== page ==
Beehive hairdos? Haven’t seen one in years! Saw one today…still looks like a ratty mess!

Furry lavender sweater clips? Who knew! “It can’t be so!” you’re thinking, but sadly, it is. I remember my mom wearing sweater clips back in the 1950s and I even had a pair of mink ones when I was about ten (1958). I thought I was the neatest thing since sliced bread! However, that was 59 years ago. I think this person was trying to channel June Lockhart! (You’re too young to know who she is. You can look her up or make a mental picture of the cast of Father Knows Best, Leave It to Beaver, or Lassie). I just can’t imagine where she would have gotten them…antique store? eBay? Aunt Millie’s junk drawer? That will remain a mystery.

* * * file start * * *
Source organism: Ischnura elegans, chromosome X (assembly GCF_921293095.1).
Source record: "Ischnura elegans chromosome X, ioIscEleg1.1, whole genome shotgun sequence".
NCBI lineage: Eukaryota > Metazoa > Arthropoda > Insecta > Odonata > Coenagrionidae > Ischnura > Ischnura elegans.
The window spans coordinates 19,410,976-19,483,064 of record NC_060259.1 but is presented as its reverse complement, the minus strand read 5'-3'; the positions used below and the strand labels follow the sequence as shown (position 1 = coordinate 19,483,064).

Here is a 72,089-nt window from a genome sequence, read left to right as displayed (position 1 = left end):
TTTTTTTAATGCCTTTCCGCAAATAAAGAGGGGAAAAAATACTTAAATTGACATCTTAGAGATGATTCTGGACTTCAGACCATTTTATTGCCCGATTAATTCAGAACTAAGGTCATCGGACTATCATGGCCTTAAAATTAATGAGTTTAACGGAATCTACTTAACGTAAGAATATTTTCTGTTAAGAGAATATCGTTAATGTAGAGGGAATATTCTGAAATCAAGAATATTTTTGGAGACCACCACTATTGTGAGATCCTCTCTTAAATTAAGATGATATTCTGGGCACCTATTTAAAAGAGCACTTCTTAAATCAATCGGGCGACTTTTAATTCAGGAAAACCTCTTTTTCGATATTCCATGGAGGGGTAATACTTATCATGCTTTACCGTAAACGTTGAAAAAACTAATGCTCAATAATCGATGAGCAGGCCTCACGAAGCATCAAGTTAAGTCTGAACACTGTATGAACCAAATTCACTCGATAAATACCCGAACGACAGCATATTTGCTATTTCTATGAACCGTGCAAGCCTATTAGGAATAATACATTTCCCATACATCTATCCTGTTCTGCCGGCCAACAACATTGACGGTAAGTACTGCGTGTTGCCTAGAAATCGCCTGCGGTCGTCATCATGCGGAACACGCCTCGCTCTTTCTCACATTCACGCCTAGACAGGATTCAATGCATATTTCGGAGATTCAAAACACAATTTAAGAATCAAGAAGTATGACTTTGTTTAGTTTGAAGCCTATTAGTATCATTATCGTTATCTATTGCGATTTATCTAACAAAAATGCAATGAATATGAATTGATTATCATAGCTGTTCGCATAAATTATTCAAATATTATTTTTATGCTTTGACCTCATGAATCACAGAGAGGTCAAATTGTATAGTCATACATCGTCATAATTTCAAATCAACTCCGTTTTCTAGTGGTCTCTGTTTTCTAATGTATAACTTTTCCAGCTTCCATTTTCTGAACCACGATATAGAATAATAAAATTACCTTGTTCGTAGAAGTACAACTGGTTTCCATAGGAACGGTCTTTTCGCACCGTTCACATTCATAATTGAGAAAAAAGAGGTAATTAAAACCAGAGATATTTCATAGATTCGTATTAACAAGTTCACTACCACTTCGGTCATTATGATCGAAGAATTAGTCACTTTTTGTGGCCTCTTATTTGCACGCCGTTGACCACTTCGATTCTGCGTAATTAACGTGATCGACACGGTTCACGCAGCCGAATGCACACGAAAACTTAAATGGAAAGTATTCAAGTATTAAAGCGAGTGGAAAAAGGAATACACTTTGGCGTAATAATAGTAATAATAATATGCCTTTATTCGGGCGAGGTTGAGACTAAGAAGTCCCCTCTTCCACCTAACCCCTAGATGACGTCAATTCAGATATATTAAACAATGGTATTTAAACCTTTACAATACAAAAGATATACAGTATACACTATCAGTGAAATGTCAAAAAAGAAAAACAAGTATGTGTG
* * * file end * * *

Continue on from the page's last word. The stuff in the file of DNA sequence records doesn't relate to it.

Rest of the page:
Oh, and when was the last time you saw someone go out with curlers in their hair? Not just curlers, but the ones the size of soup cans! Let’s see, what else did I see? 

Well, there was the “Bedazzler Gone Bad!” pair of blue jeans. I can’t imagine how she sat down. Her behind was covered with the sparklers; it must feel like a pin cushion! 

And then, just to round out the day, there was the florescent blue eye shadow. Now that’s a real fashion statement…from the 1970s when I was listening to Jethro Tull and the Moody Blues while wearing my way cool madras insert bell bottoms!

BWAHAHAHA!!! Don’t you just LOVE the airport?

Social Animals

Have you ever found yourself sitting in the middle of the “holding pen” at the airport? When I was there a few weeks ago, I was struck by the level of noise…human noise. I tend to keep to myself. I’m one of those folks that follow the rules…you know, those unwritten rules like, “You don’t talk in elevators.”